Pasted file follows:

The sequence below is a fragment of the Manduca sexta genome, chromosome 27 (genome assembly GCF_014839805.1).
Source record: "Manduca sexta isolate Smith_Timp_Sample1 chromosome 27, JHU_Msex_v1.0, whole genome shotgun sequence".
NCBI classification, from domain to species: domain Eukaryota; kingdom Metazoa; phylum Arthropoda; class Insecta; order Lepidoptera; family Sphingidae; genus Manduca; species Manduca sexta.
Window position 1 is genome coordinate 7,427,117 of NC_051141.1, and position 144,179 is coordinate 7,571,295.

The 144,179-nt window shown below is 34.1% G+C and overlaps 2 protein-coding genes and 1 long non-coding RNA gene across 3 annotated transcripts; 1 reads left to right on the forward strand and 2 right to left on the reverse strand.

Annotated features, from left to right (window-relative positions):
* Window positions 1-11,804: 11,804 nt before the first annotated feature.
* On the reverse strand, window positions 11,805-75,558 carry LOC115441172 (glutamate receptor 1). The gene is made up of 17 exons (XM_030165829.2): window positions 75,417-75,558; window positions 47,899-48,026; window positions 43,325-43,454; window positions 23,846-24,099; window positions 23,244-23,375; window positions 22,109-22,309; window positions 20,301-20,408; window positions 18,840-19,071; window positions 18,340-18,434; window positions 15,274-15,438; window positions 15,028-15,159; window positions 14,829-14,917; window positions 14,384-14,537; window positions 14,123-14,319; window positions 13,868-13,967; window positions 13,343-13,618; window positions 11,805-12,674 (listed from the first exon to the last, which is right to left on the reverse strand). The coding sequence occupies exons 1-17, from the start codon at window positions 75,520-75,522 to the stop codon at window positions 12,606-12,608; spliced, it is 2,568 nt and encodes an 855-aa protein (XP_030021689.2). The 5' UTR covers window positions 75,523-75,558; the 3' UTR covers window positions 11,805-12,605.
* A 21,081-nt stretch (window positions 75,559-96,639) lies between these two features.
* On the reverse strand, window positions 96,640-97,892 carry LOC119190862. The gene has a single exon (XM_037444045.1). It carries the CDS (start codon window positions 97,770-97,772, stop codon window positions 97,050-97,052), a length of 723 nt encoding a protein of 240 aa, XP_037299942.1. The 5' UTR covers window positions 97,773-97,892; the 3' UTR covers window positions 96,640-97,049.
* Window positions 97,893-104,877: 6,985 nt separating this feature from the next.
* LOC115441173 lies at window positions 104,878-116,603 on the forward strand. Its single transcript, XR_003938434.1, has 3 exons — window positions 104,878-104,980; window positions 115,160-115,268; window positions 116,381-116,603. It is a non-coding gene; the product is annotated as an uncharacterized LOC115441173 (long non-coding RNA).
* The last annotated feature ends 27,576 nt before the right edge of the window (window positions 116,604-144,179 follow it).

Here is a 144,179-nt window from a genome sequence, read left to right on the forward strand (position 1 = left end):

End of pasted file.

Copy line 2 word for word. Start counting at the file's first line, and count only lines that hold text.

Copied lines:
Source record: "Manduca sexta isolate Smith_Timp_Sample1 chromosome 27, JHU_Msex_v1.0, whole genome shotgun sequence".